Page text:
Pigovian Taxes are not efficient if the money gets wasted

In an argument on my LJ, I said that if a carbon tax did not go towards sequestering carbon, it was not efficient. In general, if you waste a Pigovian tax, the tax has not done its job. Someone replied:

It's been a while since my days in econ classes, but if I recall correctly, the real goal of internalizing the externality is to set the level of consumption properly, such that including externalities, people will only consume the good if they get more out of it than it costs. What the money gets spent on is certainly important, but it can be completely separated from the source of the money.

This is incorrect, and you can see why with a simple exercise in economic efficiency. (The question of whether economic efficiency is a good metric is outside the scope of this discussion).

The whole point of setting the level of consumption properly is so that people will only make economically efficient decisions, those which gain the world more than they cost. If activity X costs $10 in resources, and imposes $5 of negative externalities, then anytime someone who values X at V does X, the result for the world is a net of V - $10 (cost) - $5 (externality), or V - $15. If V is < $15, the world loses, and since the person is faced with a cost of $10, they will do X if V is between $10 and $15, even though the world loses.

Now suppose we follow the Pigovian approach, and we charge people $5 for doing V, and we give the money to me. Now the equation for the world's loss is still V - $10 (cost) - $5 (externality), or V - $15, because the transfer doesn't affect total wealth. Since the person is faced with a cost of $15, they will only do X if V > $15, which means they only do things that are a net gain. Perfect!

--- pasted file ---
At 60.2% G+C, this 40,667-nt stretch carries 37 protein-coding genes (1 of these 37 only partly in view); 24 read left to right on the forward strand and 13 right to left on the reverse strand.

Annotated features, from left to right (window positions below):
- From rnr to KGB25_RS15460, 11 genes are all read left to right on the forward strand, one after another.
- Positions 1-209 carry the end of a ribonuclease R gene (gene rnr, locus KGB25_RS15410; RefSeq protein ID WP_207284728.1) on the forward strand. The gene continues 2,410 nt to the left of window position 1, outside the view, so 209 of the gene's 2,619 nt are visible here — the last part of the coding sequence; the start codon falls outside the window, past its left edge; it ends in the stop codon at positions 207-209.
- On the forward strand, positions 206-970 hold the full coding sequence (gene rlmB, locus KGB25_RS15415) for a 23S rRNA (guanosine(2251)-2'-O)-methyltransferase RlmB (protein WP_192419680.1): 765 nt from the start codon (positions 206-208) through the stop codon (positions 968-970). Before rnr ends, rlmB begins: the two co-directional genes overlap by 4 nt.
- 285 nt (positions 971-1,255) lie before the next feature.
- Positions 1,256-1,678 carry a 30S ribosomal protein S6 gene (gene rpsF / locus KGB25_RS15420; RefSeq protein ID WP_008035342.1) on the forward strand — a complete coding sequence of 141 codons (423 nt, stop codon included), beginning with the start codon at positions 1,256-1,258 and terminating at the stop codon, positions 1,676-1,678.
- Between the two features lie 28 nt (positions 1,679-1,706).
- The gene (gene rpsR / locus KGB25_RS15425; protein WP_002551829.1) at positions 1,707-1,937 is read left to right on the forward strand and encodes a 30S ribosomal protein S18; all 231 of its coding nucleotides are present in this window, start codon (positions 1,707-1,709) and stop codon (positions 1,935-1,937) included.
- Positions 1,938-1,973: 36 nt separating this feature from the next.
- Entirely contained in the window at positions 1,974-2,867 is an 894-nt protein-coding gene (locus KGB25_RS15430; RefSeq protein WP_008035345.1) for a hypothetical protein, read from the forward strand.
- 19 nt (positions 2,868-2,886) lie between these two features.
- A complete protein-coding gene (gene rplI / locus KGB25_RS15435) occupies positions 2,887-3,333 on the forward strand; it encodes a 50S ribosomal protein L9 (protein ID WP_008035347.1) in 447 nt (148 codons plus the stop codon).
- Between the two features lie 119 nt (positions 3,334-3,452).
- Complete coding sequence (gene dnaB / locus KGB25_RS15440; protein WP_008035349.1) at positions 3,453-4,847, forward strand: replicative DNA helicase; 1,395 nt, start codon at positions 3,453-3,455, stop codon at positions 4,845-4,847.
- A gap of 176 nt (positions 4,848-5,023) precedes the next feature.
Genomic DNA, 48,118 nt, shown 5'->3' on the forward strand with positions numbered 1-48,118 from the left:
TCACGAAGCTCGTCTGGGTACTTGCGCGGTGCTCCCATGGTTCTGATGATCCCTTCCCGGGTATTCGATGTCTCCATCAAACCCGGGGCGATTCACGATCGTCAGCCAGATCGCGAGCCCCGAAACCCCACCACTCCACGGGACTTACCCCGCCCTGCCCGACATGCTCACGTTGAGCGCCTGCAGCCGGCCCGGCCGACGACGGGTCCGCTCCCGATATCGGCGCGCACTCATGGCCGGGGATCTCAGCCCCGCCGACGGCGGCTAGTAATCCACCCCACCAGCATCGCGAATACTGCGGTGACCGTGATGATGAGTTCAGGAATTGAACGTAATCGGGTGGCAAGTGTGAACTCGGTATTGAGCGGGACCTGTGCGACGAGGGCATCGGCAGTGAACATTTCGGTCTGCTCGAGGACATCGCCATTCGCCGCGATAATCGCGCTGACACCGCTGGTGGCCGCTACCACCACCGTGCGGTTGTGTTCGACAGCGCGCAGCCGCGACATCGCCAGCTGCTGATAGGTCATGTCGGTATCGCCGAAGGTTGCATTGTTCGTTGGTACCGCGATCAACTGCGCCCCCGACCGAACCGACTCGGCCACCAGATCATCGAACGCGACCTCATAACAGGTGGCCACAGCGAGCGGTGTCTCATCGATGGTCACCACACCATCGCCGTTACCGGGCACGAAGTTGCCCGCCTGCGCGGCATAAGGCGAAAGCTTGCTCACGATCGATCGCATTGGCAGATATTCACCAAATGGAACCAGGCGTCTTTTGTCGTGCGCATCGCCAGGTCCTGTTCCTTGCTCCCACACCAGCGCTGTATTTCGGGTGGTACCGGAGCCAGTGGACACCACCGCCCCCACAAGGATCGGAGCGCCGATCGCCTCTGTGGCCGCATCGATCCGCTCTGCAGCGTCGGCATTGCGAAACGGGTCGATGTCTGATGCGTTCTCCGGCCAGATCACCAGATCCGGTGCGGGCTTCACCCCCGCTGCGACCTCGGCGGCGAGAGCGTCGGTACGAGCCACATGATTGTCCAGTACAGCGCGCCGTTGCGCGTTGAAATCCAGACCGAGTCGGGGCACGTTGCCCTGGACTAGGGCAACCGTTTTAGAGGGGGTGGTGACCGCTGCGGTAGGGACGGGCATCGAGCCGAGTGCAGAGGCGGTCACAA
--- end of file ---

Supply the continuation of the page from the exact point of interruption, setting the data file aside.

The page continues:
Now, consider how Pigovian taxes would be implemented by a completely wasteful government: Charge $5 for doing V, use the money to obtain 5$ worth of resources, and burn them. Now the equation for the world's loss is V - $10 (cost) - $5 (externality) - $5 (stuff burned), or V - 20$. Since the individual only faces $15 in costs, they will do X if V > $15. Yet when V is between $15 and $20, the world loses. The loss is smaller, since the bad range is higher, therefore less people will do it, but it's still a loss. You have "internalized the externality" only by creating another externality.

In practice, however, while the government doesn't use its money efficiently, some of the "waste" consists of transfers. If you pay farmers not to grow things, you only lose the value of what they would have done with their time, not the full amount you pay them. So it's not quite as bad as the "buy and burn" strategy, but neither is it as good as the "give the money to Patri" strategy.

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